2 JUDGE ORIE: Good morning, Mr. Misic. Before you give
3 evidence --
4 THE WITNESS: [Interpretation] Good morning.
5 JUDGE ORIE: -- the Rules require that you make a solemn
6 declaration of which the text is now handed out to you by the usher. May
7 I invite you to make that solemn declaration.
8 THE WITNESS: [Interpretation] I solemnly declare that I will
9 speak the truth, the whole truth, and nothing but the truth.
10 WITNESS: MILUTIN MISIC
11 [Witness answered through interpreter]
12 JUDGE ORIE: Thank you. Please be seated.
13 Mr. Misic, you'll first be examined by Mr. Lukic. You find
14 Mr. Lukic to your left. Mr. Lukic is counsel for Mr. Mladic.
15 Please proceed.
16 MR. LUKIC: Thank you, Your Honours. But before I proceed, I
17 wanted to address one issue or one question, but Your Honours were pretty
18 busy. I didn't want to interrupt you. We want to add one more document
19 on our 65 ter list for this witness, and I spoke this morning with
20 Mr. Jeremy. He is aware of it. I don't know whether he would object or
22 MR. JEREMY: No objection.
23 JUDGE ORIE: Before I can grant leave, you at least should
24 identify that document otherwise --
25 MR. LUKIC: It's 1D05786.
1 JUDGE ORIE: And could you briefly say what the document is so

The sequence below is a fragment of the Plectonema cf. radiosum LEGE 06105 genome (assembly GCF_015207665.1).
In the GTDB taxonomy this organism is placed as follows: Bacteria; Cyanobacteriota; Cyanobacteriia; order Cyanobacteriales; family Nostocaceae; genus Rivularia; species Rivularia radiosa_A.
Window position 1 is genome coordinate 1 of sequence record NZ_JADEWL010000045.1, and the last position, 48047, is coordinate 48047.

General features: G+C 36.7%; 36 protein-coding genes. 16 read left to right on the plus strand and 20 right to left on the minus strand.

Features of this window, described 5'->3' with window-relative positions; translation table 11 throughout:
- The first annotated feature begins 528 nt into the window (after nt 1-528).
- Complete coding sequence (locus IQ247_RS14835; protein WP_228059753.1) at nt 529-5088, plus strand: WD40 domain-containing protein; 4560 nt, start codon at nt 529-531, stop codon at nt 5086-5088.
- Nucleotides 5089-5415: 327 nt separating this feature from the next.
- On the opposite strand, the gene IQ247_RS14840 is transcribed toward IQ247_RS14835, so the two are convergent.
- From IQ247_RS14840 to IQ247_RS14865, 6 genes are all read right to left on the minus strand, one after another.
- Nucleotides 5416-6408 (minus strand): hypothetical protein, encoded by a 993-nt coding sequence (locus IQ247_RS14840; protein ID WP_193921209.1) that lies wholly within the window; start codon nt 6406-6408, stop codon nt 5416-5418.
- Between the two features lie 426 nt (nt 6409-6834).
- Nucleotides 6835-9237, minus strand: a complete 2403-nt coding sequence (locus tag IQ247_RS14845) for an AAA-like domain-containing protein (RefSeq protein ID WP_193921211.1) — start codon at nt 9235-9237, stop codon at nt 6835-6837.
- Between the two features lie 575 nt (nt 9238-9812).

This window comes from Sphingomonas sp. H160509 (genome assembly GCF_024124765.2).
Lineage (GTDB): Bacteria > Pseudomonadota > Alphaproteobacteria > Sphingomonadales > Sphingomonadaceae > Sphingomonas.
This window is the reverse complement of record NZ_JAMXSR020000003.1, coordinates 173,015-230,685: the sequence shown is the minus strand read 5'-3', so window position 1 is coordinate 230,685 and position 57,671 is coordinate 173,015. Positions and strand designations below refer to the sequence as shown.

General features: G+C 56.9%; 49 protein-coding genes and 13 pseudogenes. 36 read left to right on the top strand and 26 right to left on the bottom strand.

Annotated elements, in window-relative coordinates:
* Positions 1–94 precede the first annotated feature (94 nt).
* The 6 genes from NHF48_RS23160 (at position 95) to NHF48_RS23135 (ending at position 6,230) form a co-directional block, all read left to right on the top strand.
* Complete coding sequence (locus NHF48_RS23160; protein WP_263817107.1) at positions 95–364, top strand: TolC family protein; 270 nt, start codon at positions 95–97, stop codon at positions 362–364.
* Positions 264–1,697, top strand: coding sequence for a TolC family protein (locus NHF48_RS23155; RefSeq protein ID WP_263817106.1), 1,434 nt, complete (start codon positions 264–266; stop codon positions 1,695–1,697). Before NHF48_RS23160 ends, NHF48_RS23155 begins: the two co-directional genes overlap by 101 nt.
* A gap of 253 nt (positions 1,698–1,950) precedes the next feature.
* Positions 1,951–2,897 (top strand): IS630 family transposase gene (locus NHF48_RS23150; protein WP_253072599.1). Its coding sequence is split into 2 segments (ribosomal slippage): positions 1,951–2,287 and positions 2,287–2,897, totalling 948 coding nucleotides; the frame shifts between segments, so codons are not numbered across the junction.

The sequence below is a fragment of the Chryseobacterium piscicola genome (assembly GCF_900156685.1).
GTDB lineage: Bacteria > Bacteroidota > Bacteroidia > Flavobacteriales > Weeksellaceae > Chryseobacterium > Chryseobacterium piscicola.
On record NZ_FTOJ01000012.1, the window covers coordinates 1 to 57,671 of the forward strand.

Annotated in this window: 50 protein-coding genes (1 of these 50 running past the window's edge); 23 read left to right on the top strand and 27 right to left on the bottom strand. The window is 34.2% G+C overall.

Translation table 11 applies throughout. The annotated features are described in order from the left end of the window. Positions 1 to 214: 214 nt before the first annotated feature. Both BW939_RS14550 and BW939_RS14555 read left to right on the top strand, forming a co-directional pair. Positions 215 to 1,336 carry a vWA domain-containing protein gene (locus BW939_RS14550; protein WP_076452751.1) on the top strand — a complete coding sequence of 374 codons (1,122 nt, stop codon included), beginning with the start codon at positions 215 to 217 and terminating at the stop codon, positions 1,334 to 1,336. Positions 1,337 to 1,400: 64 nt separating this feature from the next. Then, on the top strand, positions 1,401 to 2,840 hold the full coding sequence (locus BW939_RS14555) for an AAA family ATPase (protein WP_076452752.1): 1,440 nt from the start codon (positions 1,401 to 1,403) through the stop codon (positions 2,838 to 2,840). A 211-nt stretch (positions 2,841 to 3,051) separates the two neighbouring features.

2 that we know what we are deciding.
3 MR. LUKIC: It's a request for the information in regard of
4 missing persons in B and H.
5 JUDGE ORIE: Yes.
6 MR. LUKIC: For a certain person.
7 JUDGE ORIE: Yes. Leave is granted.
8 MR. LUKIC: Thank you, Your Honour.
9 Examination by Mr. Lukic:
10 Q. [Interpretation] Good morning, Mr. Misic.
11 A. Good morning.
12 Q. For the record, kindly tell us your first and last name.
13 A. My name is Milutin Misic.
14 Q. What is your father's name?
15 A. My father's name is Branko; my mother's name is Gospa. I was
16 born on the 3rd of March, 1957, in Zavidovici, the municipality of
17 Zavidovici. I currently reside in Doboj.
18 Q. In terms of education what level have you reached?
19 A. I completed the Military Academy of the land forces. My
20 specialty is infantry, and I concluded it in Belgrade.
21 THE INTERPRETER: Interpreter's note: Would the witness kindly
22 repeat the year of his graduation and slow down. Thank you.
23 JUDGE ORIE: Could you --
24 MR. LUKIC: [Interpretation]
25 Q. Please repeat the year of graduation?
1 A. 1980.